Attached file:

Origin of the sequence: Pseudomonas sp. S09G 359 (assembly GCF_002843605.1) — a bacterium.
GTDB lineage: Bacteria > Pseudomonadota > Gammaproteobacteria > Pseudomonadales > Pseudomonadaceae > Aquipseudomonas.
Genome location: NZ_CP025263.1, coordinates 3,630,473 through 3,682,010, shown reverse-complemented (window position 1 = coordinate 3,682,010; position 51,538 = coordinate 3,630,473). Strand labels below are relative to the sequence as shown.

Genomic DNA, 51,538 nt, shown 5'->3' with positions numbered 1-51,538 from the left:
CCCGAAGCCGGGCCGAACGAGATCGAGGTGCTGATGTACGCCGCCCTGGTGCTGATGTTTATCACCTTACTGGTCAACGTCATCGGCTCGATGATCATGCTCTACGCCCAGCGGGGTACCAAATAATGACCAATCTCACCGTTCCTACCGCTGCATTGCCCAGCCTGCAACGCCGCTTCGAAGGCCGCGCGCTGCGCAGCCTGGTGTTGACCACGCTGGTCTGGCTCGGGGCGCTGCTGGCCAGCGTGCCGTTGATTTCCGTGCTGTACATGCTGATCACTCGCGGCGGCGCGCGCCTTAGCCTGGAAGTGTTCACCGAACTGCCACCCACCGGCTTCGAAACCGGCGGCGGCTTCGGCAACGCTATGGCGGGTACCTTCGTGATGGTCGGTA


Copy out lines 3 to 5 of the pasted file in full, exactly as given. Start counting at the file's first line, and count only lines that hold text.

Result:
Genome location: NZ_CP025263.1, coordinates 3,630,473 through 3,682,010, shown reverse-complemented (window position 1 = coordinate 3,682,010; position 51,538 = coordinate 3,630,473). Strand labels below are relative to the sequence as shown.

Genomic DNA, 51,538 nt, shown 5'->3' with positions numbered 1-51,538 from the left:
CCCGAAGCCGGGCCGAACGAGATCGAGGTGCTGATGTACGCCGCCCTGGTGCTGATGTTTATCACCTTACTGGTCAACGTCATCGGCTCGATGATCATGCTCTACGCCCAGCGGGGTACCAAATAATGACCAATCTCACCGTTCCTACCGCTGCATTGCCCAGCCTGCAACGCCGCTTCGAAGGCCGCGCGCTGCGCAGCCTGGTGTTGACCACGCTGGTCTGGCTCGGGGCGCTGCTGGCCAGCGTGCCGTTGATTTCCGTGCTGTACATGCTGATCACTCGCGGCGGCGCGCGCCTTAGCCTGGAAGTGTTCACCGAACTGCCACCCACCGGCTTCGAAACCGGCGGCGGCTTCGGCAACGCTATGGCGGGTACCTTCGTGATGGTCGGTA